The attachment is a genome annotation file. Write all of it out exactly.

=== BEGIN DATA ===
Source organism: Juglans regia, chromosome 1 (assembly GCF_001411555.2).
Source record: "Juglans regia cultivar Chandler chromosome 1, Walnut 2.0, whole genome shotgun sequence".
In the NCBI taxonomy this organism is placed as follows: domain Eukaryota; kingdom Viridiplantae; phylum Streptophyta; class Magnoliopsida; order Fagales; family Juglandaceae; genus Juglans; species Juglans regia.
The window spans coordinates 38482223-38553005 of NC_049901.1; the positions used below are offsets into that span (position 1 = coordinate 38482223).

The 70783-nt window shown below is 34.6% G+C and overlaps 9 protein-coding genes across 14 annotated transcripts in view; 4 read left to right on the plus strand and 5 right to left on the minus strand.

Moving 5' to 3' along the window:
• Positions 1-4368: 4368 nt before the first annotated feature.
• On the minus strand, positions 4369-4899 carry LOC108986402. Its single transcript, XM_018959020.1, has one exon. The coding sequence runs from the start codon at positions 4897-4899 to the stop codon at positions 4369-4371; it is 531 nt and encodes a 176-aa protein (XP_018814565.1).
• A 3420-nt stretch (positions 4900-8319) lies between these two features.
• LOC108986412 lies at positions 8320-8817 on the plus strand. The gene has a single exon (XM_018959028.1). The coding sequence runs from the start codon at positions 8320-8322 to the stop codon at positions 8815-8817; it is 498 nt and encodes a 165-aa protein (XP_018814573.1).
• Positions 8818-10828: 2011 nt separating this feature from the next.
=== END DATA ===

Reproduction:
Source organism: Juglans regia, chromosome 1 (assembly GCF_001411555.2).
Source record: "Juglans regia cultivar Chandler chromosome 1, Walnut 2.0, whole genome shotgun sequence".
In the NCBI taxonomy this organism is placed as follows: domain Eukaryota; kingdom Viridiplantae; phylum Streptophyta; class Magnoliopsida; order Fagales; family Juglandaceae; genus Juglans; species Juglans regia.
The window spans coordinates 38482223-38553005 of NC_049901.1; the positions used below are offsets into that span (position 1 = coordinate 38482223).

The 70783-nt window shown below is 34.6% G+C and overlaps 9 protein-coding genes across 14 annotated transcripts in view; 4 read left to right on the plus strand and 5 right to left on the minus strand.

Moving 5' to 3' along the window:
• Positions 1-4368: 4368 nt before the first annotated feature.
• On the minus strand, positions 4369-4899 carry LOC108986402. Its single transcript, XM_018959020.1, has one exon. The coding sequence runs from the start codon at positions 4897-4899 to the stop codon at positions 4369-4371; it is 531 nt and encodes a 176-aa protein (XP_018814565.1).
• A 3420-nt stretch (positions 4900-8319) lies between these two features.
• LOC108986412 lies at positions 8320-8817 on the plus strand. The gene has a single exon (XM_018959028.1). The coding sequence runs from the start codon at positions 8320-8322 to the stop codon at positions 8815-8817; it is 498 nt and encodes a 165-aa protein (XP_018814573.1).
• Positions 8818-10828: 2011 nt separating this feature from the next.